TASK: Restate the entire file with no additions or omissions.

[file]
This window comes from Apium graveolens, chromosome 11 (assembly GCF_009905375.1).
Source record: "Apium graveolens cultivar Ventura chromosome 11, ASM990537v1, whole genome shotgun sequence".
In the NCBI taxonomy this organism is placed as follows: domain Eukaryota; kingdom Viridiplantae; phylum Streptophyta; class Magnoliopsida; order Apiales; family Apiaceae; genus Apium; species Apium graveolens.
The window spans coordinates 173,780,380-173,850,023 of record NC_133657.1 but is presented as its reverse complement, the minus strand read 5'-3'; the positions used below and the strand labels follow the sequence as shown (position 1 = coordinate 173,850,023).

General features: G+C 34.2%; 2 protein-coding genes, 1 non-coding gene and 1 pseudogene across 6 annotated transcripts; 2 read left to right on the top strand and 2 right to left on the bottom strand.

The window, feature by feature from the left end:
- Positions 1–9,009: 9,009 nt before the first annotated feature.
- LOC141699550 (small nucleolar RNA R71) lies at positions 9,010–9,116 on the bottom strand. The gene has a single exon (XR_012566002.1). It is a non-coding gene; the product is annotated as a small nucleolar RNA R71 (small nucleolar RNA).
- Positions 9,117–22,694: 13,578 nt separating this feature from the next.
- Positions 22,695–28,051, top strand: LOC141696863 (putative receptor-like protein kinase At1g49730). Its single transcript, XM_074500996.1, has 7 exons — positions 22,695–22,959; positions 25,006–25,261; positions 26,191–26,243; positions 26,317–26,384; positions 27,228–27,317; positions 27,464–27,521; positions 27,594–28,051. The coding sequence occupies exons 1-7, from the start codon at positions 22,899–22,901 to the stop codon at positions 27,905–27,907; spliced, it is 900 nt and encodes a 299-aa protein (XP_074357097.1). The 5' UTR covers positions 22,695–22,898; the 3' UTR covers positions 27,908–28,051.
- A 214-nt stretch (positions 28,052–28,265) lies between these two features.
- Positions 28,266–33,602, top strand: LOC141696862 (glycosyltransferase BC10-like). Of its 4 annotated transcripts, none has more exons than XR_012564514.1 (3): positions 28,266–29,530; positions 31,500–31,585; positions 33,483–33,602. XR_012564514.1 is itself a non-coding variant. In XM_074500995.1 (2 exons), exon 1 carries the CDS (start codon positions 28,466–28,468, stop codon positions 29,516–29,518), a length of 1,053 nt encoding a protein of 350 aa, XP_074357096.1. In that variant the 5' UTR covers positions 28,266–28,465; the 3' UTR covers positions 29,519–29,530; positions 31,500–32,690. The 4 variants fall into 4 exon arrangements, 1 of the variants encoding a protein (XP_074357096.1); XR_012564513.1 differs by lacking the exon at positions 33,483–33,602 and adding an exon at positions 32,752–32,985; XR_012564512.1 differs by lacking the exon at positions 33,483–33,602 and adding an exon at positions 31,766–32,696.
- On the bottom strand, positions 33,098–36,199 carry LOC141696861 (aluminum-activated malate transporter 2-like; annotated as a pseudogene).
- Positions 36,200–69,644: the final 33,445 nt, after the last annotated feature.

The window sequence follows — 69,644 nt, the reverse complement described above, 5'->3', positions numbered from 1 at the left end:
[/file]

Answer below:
This window comes from Apium graveolens, chromosome 11 (assembly GCF_009905375.1).
Source record: "Apium graveolens cultivar Ventura chromosome 11, ASM990537v1, whole genome shotgun sequence".
In the NCBI taxonomy this organism is placed as follows: domain Eukaryota; kingdom Viridiplantae; phylum Streptophyta; class Magnoliopsida; order Apiales; family Apiaceae; genus Apium; species Apium graveolens.
The window spans coordinates 173,780,380-173,850,023 of record NC_133657.1 but is presented as its reverse complement, the minus strand read 5'-3'; the positions used below and the strand labels follow the sequence as shown (position 1 = coordinate 173,850,023).

General features: G+C 34.2%; 2 protein-coding genes, 1 non-coding gene and 1 pseudogene across 6 annotated transcripts; 2 read left to right on the top strand and 2 right to left on the bottom strand.

The window, feature by feature from the left end:
- Positions 1–9,009: 9,009 nt before the first annotated feature.
- LOC141699550 (small nucleolar RNA R71) lies at positions 9,010–9,116 on the bottom strand. The gene has a single exon (XR_012566002.1). It is a non-coding gene; the product is annotated as a small nucleolar RNA R71 (small nucleolar RNA).
- Positions 9,117–22,694: 13,578 nt separating this feature from the next.
- Positions 22,695–28,051, top strand: LOC141696863 (putative receptor-like protein kinase At1g49730). Its single transcript, XM_074500996.1, has 7 exons — positions 22,695–22,959; positions 25,006–25,261; positions 26,191–26,243; positions 26,317–26,384; positions 27,228–27,317; positions 27,464–27,521; positions 27,594–28,051. The coding sequence occupies exons 1-7, from the start codon at positions 22,899–22,901 to the stop codon at positions 27,905–27,907; spliced, it is 900 nt and encodes a 299-aa protein (XP_074357097.1). The 5' UTR covers positions 22,695–22,898; the 3' UTR covers positions 27,908–28,051.
- A 214-nt stretch (positions 28,052–28,265) lies between these two features.
- Positions 28,266–33,602, top strand: LOC141696862 (glycosyltransferase BC10-like). Of its 4 annotated transcripts, none has more exons than XR_012564514.1 (3): positions 28,266–29,530; positions 31,500–31,585; positions 33,483–33,602. XR_012564514.1 is itself a non-coding variant. In XM_074500995.1 (2 exons), exon 1 carries the CDS (start codon positions 28,466–28,468, stop codon positions 29,516–29,518), a length of 1,053 nt encoding a protein of 350 aa, XP_074357096.1. In that variant the 5' UTR covers positions 28,266–28,465; the 3' UTR covers positions 29,519–29,530; positions 31,500–32,690. The 4 variants fall into 4 exon arrangements, 1 of the variants encoding a protein (XP_074357096.1); XR_012564513.1 differs by lacking the exon at positions 33,483–33,602 and adding an exon at positions 32,752–32,985; XR_012564512.1 differs by lacking the exon at positions 33,483–33,602 and adding an exon at positions 31,766–32,696.
- On the bottom strand, positions 33,098–36,199 carry LOC141696861 (aluminum-activated malate transporter 2-like; annotated as a pseudogene).
- Positions 36,200–69,644: the final 33,445 nt, after the last annotated feature.

The window sequence follows — 69,644 nt, the reverse complement described above, 5'->3', positions numbered from 1 at the left end: